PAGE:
2. I remember I am just a piece of the puzzle. Say it with me, Family – “I can not fix all of this.” Say it again if you have to – “I can not fix all of this.” Replacing “everything” with “all of this” makes my typical mantra plop down on the doorstep of my heart, right there with the rest of the world’s problems. I cannot look at pain and not be moved. I cannot see an opportunity to help and not flinch like a track athlete ready to run at the gun’s fire. I’m not built that way… yet, while I believe my puzzle piece has purpose, I am still just one piece. I don’t have the capacity to eradicate racism or provide a limitless supply of homes for the unhoused. I certainly can’t fix everything I see. I just have to make sure to do what I can. In other words, think micro when you’re overwhelmed with macro. Ask yourself, “What’s my piece of the puzzle?”
  3. I save my voice. Listen, I’m going say this with a sharper sentence – don’t lose your voice screaming at people who aren’t listening. Period. In a time where all sides are shouting, someone has to have Peace at the center of the conversation. Someone has to let Love rule the table… even if it’s piercing. As my Pop would say, “Somebody gotta have some sense.” I watched my dad stay silent in the most heated debates. When he was done talking, he was done talking. It’s like a switch flipped and he knew it would be a waste of time to speak further. Like the Holy Spirit gave him a baseball coach’s signal and he knew to stay on base. I admired that about him so much. Over the years, I’ve acquired it, but even past the grave, his mastery is well above my level. One thing that doesn’t happen anymore is me being physically or spiritually hoarse. By saving my voice, I save myself.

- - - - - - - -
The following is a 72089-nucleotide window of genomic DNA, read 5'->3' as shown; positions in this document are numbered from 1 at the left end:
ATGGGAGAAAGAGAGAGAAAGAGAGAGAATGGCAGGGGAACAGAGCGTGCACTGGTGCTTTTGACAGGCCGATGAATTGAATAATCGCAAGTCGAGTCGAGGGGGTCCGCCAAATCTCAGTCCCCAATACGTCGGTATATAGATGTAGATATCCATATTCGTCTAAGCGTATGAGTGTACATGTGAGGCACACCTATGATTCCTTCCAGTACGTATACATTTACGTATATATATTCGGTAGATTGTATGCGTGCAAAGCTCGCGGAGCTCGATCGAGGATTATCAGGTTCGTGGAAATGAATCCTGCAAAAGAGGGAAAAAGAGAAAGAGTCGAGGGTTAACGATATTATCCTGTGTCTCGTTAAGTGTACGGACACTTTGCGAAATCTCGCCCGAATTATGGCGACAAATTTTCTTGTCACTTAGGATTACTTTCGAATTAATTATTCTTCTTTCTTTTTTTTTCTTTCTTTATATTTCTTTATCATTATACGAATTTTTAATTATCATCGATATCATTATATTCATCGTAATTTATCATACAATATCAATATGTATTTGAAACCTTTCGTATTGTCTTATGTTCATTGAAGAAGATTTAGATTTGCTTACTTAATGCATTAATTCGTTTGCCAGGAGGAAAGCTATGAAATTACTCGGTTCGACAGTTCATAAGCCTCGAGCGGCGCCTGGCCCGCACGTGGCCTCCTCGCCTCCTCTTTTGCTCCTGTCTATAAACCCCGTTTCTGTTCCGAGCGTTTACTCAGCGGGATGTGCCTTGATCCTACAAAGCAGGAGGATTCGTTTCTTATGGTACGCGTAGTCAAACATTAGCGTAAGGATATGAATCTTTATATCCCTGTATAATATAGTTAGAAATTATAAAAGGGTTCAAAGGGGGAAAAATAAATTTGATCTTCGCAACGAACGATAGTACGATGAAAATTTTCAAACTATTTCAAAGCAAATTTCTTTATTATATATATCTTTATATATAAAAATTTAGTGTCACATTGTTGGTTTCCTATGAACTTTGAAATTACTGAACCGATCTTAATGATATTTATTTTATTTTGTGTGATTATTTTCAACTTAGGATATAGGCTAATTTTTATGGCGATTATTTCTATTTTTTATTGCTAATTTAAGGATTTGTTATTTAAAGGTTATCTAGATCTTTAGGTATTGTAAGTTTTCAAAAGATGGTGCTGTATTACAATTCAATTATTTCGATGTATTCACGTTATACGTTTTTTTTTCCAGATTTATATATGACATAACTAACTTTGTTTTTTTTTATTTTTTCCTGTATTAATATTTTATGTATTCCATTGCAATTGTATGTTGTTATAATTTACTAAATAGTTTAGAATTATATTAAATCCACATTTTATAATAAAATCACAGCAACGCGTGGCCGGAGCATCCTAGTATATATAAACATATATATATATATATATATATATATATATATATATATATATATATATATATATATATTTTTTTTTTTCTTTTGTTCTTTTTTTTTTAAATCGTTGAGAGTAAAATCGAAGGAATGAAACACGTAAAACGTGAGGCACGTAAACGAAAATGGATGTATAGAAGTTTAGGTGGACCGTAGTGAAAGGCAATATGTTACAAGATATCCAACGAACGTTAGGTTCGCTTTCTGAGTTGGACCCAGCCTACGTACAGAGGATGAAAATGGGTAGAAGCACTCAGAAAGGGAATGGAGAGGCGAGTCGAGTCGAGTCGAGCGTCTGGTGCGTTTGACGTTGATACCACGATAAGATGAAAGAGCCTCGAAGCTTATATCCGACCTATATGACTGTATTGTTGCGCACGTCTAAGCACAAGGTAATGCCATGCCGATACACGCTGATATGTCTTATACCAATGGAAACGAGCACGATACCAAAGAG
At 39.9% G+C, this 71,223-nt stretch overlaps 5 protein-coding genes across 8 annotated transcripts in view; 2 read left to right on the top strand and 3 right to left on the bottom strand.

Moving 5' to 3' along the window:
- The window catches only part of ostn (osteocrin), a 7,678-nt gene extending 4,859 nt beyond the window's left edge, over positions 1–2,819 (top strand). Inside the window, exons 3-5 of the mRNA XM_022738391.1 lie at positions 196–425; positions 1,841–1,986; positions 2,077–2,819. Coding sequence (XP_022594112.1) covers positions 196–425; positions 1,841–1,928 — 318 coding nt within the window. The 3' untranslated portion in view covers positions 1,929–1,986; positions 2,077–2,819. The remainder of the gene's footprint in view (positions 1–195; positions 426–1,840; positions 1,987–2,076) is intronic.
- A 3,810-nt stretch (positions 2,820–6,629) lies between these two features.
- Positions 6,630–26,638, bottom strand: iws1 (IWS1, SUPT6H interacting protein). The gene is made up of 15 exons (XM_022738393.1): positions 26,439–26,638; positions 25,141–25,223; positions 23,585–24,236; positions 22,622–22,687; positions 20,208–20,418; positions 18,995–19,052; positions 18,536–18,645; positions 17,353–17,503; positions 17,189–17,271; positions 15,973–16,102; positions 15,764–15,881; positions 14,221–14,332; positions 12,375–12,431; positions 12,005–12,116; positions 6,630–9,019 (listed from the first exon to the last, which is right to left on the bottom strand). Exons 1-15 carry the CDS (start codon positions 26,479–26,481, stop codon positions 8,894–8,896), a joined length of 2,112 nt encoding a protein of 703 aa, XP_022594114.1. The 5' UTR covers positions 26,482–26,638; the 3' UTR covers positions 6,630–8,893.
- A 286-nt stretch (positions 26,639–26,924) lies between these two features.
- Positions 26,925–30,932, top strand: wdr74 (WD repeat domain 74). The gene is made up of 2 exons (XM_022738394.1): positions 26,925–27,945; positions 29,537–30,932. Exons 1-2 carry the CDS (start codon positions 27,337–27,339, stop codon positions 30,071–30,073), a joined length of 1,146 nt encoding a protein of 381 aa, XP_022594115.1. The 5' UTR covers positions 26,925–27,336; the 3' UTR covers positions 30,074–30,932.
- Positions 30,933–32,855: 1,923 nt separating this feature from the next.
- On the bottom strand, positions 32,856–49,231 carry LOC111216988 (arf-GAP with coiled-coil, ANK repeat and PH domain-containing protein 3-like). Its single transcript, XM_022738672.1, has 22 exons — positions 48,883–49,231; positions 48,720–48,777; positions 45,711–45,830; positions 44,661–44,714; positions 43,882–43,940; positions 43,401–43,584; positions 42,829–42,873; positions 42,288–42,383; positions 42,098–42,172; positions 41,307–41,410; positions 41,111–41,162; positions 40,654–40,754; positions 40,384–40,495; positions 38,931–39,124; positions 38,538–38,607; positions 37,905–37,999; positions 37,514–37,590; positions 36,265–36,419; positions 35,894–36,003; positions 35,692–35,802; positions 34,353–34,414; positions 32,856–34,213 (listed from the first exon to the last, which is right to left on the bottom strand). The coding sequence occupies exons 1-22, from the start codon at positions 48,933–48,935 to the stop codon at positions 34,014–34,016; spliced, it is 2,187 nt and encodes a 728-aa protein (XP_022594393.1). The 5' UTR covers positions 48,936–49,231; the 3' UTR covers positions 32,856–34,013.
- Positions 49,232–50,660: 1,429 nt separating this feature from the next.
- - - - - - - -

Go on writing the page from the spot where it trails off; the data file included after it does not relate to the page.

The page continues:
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I hope one or some of these tips help you this week and beyond. After all, it’s the second day of September and there is much opportunity for goodness to happen to you, through you, and around you. I know it’s difficult to be in the midst of turmoil, but remember that you are a vessel of Peace. You may not can stop everything bad that is happening, but you can stop letting it control your heart. Take charge of your eyes and ears and take care of your spirit. You are worth the Love.

Peace & Thanks for listening! Stay well out there and I love you!

Wednesday Wind Down: Post-Op

Hi, Family!